5 Tips For Complaining To Airlines

The Wall Street Journal has several tips today on effectively complaining to airlines.

Don’t say you’ll never fly them again. Then why would the airline care about keeping you as a customer?
Clearly state your desired compensation. And make the punishment fit the crime.
Money talks. “Top-tier” frequent flyers get more attention.
Send a letter. Then send it again. Less than 5% of complainants send followup letters.
If all fails, sue in small claims court. A ticket is a legal contract and if the airline caused you to incur a real loss, you can pursue a claim.

Have you had any luck complaining to airlines? What strategies did you use? Let us know in the comments. — BEN POPKEN

What Airlines Do When You Complain [WSJ] (requires subscription)

Comments

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  1. philbert says:

    You forgot the most important; never complain while you’re on the plane. I have it on good authority that if you do the steward or stewardess will spit in your coffee.

  2. cabinaero says:

    “Clearly state your desired compensation. And make the punishment fit the crime.”

    For many issues, I’ve actually found it better/easier to just leave the issue of compensation open for the airline to decide. If you feel it isn’t generous enough, you can always write back and state tht you feel the issue deserves more. A polite, assertive and emotionally restrained letter works great. Be disappointed, not angry. Be gracious.

    @philbert: That’s just not true. Don’t whine to the flight attendant about things which are out of their control — scheduling, non-cleared upgrades, weather delays, etc. But you can and should definitely raise legitimate onboard concerns.

    Most airlines carry complaint forms on board which are used to specifically address broken equipment. Flight attendants don’t mind handing these out at all.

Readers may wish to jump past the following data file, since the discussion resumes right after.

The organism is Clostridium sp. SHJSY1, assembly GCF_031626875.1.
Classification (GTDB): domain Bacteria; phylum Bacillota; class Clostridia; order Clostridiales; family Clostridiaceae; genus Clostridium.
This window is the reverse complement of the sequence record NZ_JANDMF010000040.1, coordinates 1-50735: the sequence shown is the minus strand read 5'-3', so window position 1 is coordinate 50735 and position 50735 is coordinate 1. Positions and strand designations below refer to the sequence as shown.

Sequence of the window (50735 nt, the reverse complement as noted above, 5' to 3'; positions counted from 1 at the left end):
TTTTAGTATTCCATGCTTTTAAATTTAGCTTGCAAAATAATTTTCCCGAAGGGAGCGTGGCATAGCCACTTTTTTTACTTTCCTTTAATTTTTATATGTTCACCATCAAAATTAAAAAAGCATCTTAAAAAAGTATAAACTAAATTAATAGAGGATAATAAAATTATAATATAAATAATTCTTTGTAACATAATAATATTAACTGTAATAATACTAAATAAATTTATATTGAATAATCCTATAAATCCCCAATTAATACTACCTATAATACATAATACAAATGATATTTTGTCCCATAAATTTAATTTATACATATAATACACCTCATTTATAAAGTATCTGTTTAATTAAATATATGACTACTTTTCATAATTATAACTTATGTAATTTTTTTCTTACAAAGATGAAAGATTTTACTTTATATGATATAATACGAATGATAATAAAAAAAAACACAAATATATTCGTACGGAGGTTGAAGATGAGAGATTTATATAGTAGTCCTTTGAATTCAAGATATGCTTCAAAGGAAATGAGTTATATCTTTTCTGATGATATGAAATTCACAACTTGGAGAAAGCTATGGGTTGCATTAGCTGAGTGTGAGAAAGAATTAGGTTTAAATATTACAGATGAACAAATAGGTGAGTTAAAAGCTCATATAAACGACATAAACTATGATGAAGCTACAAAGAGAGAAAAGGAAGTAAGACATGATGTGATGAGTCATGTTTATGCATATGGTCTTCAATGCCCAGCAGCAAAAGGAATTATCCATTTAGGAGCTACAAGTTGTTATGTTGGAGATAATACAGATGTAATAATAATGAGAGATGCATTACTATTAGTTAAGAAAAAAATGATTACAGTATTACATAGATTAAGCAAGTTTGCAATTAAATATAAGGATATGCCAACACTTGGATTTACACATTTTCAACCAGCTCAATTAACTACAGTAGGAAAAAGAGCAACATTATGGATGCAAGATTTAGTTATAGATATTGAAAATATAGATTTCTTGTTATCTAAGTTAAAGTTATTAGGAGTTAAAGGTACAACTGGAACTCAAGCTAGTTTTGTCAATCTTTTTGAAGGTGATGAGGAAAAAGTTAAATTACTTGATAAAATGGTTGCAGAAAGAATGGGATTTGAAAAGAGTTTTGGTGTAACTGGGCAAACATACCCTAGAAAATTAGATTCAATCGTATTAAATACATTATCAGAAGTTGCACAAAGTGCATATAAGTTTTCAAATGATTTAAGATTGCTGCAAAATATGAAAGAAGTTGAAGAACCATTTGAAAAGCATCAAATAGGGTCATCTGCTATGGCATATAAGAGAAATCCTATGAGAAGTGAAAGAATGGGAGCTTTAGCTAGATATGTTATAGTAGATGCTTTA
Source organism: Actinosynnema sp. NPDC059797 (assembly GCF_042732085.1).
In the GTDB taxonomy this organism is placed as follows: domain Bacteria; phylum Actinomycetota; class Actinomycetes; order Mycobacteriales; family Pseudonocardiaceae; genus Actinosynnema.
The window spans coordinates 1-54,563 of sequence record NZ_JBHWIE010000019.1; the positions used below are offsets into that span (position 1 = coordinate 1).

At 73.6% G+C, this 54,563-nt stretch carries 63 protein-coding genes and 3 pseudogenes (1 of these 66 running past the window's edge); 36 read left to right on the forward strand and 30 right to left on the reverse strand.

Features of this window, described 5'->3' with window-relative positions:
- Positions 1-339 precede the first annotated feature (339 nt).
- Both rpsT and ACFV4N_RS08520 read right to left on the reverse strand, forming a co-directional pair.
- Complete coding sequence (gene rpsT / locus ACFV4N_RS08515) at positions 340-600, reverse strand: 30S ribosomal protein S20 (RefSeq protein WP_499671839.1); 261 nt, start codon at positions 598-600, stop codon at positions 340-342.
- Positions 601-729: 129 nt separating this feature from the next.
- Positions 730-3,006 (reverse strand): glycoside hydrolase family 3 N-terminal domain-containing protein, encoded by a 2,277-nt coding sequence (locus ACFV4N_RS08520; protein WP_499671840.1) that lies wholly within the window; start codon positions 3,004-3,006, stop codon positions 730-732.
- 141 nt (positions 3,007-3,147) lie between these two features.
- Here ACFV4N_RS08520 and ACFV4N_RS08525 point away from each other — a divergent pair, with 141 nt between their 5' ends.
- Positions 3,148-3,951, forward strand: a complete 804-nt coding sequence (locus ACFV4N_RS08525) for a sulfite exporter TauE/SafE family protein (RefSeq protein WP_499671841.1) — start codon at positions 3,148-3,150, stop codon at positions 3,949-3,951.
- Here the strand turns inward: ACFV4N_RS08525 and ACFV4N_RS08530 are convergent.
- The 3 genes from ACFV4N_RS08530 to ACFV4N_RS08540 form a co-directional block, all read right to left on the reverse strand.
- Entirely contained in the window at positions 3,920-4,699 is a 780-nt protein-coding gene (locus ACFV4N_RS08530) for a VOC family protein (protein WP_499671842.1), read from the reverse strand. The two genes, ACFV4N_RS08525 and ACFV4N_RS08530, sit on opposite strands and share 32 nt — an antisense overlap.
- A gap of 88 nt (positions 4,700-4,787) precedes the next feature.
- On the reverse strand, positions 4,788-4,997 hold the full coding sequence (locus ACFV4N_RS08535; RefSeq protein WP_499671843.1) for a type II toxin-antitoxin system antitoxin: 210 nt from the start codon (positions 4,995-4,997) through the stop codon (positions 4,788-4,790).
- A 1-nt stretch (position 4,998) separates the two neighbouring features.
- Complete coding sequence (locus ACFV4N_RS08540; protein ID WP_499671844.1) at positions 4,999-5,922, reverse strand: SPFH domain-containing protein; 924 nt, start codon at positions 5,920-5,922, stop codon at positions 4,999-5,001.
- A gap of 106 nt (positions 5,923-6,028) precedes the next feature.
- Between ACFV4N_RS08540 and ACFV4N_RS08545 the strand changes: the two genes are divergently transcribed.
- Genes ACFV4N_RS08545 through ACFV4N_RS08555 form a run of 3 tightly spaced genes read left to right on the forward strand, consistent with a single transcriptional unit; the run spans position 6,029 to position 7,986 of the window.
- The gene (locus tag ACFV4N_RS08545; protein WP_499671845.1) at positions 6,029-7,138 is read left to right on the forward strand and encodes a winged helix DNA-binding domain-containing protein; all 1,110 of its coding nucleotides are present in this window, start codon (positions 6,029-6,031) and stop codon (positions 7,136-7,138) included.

And what kind of airline do you fly where the coffee service isn’t poured at your seat? Philistines. :P

  3. ConsumptionJunkie says:

    Tip#5: “Don’t contact a large number of executives b/c this will not escalate your complaint.” (paraphrase)

    I have to disagree, WSJ. Often, many exec. phone numbers are unlisted/out-of-date. I’ve had great success using Consumerist’s “magic/ninjitsu executive database,” however. Thanks Ben and Meghann!

  4. Gari N. Corp says:

    Yeah, I had a dodgy experience with American the other day (something to do with a upgrade screw-up and an epically rude flight attendant). More the result of the gate agent being devious than the flight staff’s fault. Anyhoo, no response to a letter via the generic address. I then sent an email to their customer service manager who was polite, apologetic, and credited some miles to my account.

  5. htmom says:

    United’s regular customer service sucks–some outsourced guy in India doesn’t really care about how I waited 4 hours in baggage claim (with 2 small kids) for luggage that was supposed to be pulled off a canceled flight or how a reservation was mysteriously canceled. But I will say that an emailed letter that was sent to the CEO and a slew of other senior management detailing all our travel woes got me a response from a senior customer service person that addressed my issues point by point and gave me travel vouchers.

  6. capitalass says: